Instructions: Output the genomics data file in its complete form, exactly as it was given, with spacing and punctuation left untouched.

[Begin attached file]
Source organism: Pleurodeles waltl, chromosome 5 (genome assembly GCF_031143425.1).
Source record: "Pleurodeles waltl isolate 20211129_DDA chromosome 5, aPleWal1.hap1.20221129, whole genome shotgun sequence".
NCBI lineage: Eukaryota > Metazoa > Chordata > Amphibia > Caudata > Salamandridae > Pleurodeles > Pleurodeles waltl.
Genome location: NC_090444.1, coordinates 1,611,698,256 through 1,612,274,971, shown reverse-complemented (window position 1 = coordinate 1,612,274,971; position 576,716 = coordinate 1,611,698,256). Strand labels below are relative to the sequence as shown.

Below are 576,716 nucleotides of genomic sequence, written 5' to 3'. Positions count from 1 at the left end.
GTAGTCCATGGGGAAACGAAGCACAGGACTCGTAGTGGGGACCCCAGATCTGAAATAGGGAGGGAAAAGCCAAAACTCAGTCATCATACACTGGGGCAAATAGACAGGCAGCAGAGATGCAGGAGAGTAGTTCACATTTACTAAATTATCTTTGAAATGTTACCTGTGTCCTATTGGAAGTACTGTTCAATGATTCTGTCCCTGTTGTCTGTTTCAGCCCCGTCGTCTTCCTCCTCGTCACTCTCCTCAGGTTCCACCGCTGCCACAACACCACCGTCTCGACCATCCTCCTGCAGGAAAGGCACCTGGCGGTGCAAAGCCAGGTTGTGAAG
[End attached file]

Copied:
Source organism: Pleurodeles waltl, chromosome 5 (genome assembly GCF_031143425.1).
Source record: "Pleurodeles waltl isolate 20211129_DDA chromosome 5, aPleWal1.hap1.20221129, whole genome shotgun sequence".
NCBI lineage: Eukaryota > Metazoa > Chordata > Amphibia > Caudata > Salamandridae > Pleurodeles > Pleurodeles waltl.
Genome location: NC_090444.1, coordinates 1,611,698,256 through 1,612,274,971, shown reverse-complemented (window position 1 = coordinate 1,612,274,971; position 576,716 = coordinate 1,611,698,256). Strand labels below are relative to the sequence as shown.

Below are 576,716 nucleotides of genomic sequence, written 5' to 3'. Positions count from 1 at the left end.
GTAGTCCATGGGGAAACGAAGCACAGGACTCGTAGTGGGGACCCCAGATCTGAAATAGGGAGGGAAAAGCCAAAACTCAGTCATCATACACTGGGGCAAATAGACAGGCAGCAGAGATGCAGGAGAGTAGTTCACATTTACTAAATTATCTTTGAAATGTTACCTGTGTCCTATTGGAAGTACTGTTCAATGATTCTGTCCCTGTTGTCTGTTTCAGCCCCGTCGTCTTCCTCCTCGTCACTCTCCTCAGGTTCCACCGCTGCCACAACACCACCGTCTCGACCATCCTCCTGCAGGAAAGGCACCTGGCGGTGCAAAGCCAGGTTGTGAAG